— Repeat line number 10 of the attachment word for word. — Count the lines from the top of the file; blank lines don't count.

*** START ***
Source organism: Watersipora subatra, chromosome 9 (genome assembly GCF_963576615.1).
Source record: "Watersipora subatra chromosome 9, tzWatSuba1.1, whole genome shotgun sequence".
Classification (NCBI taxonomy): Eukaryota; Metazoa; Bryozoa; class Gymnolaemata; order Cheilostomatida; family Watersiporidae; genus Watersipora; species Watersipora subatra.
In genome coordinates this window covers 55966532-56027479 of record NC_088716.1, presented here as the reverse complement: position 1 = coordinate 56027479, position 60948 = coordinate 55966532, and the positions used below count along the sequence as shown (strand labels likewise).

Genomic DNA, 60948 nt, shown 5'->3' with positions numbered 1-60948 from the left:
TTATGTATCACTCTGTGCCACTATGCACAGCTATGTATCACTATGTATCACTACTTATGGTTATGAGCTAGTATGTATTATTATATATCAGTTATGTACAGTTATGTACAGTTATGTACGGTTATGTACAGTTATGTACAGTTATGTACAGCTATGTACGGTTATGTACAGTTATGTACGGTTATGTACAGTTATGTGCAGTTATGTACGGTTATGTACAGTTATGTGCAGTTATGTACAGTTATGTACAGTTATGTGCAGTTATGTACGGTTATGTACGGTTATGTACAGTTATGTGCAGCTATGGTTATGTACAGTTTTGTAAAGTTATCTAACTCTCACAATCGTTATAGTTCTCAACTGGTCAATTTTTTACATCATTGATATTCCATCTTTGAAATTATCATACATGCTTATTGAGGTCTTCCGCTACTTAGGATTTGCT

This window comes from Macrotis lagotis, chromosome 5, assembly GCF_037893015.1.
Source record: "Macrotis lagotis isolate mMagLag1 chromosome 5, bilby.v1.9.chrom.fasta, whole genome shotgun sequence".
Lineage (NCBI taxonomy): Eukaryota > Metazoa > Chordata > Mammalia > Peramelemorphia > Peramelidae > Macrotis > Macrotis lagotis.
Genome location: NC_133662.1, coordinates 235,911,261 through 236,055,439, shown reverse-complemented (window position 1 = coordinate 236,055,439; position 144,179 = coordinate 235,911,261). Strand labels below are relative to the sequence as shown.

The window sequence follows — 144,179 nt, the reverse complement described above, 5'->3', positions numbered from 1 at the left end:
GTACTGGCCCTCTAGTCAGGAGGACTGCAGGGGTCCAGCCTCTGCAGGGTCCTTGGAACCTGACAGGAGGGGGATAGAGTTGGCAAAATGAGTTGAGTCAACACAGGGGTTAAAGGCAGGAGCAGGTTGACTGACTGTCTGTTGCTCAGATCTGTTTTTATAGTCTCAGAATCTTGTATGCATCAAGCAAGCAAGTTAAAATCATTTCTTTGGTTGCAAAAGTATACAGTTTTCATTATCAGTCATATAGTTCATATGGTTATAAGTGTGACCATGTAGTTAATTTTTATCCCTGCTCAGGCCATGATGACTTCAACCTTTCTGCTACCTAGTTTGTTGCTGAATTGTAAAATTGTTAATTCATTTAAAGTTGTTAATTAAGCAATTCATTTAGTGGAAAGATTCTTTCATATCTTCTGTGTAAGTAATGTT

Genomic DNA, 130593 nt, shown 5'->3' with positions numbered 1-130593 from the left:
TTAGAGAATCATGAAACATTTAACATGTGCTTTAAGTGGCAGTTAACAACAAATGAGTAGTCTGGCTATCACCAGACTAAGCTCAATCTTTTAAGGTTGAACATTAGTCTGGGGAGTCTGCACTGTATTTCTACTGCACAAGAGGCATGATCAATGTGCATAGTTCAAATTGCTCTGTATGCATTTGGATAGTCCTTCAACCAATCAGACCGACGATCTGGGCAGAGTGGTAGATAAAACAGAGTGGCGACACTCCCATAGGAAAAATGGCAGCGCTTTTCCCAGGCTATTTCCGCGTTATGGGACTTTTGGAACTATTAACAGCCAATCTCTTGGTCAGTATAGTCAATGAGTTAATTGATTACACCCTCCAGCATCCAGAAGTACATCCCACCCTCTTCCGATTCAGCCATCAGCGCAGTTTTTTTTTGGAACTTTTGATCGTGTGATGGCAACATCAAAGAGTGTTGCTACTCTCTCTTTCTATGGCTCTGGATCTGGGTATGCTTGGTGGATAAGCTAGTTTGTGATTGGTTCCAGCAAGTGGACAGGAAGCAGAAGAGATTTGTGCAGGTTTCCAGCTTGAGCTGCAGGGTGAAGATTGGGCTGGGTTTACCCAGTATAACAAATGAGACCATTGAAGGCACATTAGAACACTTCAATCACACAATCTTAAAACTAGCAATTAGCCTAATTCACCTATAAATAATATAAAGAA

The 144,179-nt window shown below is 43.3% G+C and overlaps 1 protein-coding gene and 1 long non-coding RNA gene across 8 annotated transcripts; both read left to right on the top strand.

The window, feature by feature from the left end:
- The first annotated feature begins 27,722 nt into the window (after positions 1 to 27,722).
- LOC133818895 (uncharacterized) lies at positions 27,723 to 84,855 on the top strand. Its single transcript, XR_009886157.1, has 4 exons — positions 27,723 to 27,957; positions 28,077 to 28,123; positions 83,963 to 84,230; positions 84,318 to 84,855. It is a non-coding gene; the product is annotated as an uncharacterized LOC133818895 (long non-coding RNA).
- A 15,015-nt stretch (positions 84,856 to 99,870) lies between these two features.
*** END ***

Genome location: NC_133662.1, coordinates 235,911,261 through 236,055,439, shown reverse-complemented (window position 1 = coordinate 236,055,439; position 144,179 = coordinate 235,911,261). Strand labels below are relative to the sequence as shown.